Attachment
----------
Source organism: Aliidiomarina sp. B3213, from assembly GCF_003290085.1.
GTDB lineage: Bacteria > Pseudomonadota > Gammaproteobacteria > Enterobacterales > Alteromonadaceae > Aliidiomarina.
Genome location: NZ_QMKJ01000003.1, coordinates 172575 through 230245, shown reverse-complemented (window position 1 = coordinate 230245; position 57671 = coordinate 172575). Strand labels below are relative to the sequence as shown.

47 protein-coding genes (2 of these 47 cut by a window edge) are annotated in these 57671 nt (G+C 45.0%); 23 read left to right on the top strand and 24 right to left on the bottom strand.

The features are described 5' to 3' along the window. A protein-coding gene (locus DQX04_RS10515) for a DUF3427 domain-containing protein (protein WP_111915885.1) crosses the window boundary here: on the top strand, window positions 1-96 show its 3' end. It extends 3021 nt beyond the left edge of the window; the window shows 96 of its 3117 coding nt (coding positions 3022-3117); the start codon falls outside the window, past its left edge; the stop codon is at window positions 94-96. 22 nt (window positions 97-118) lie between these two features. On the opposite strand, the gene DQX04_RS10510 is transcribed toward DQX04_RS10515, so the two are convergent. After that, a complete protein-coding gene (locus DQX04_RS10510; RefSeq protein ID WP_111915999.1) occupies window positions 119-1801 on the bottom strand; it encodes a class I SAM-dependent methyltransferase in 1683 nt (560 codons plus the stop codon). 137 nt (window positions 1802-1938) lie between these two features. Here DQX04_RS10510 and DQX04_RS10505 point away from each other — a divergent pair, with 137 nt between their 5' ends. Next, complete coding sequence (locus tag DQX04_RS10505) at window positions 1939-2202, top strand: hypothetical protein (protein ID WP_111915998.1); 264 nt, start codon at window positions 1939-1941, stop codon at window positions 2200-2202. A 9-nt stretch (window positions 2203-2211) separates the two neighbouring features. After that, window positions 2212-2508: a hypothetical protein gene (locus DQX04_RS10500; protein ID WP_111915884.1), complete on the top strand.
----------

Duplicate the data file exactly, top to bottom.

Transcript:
Source organism: Aliidiomarina sp. B3213, from assembly GCF_003290085.1.
GTDB lineage: Bacteria > Pseudomonadota > Gammaproteobacteria > Enterobacterales > Alteromonadaceae > Aliidiomarina.
Genome location: NZ_QMKJ01000003.1, coordinates 172575 through 230245, shown reverse-complemented (window position 1 = coordinate 230245; position 57671 = coordinate 172575). Strand labels below are relative to the sequence as shown.

47 protein-coding genes (2 of these 47 cut by a window edge) are annotated in these 57671 nt (G+C 45.0%); 23 read left to right on the top strand and 24 right to left on the bottom strand.

The features are described 5' to 3' along the window. A protein-coding gene (locus DQX04_RS10515) for a DUF3427 domain-containing protein (protein WP_111915885.1) crosses the window boundary here: on the top strand, window positions 1-96 show its 3' end. It extends 3021 nt beyond the left edge of the window; the window shows 96 of its 3117 coding nt (coding positions 3022-3117); the start codon falls outside the window, past its left edge; the stop codon is at window positions 94-96. 22 nt (window positions 97-118) lie between these two features. On the opposite strand, the gene DQX04_RS10510 is transcribed toward DQX04_RS10515, so the two are convergent. After that, a complete protein-coding gene (locus DQX04_RS10510; RefSeq protein ID WP_111915999.1) occupies window positions 119-1801 on the bottom strand; it encodes a class I SAM-dependent methyltransferase in 1683 nt (560 codons plus the stop codon). 137 nt (window positions 1802-1938) lie between these two features. Here DQX04_RS10510 and DQX04_RS10505 point away from each other — a divergent pair, with 137 nt between their 5' ends. Next, complete coding sequence (locus tag DQX04_RS10505) at window positions 1939-2202, top strand: hypothetical protein (protein ID WP_111915998.1); 264 nt, start codon at window positions 1939-1941, stop codon at window positions 2200-2202. A 9-nt stretch (window positions 2203-2211) separates the two neighbouring features. After that, window positions 2212-2508: a hypothetical protein gene (locus DQX04_RS10500; protein ID WP_111915884.1), complete on the top strand.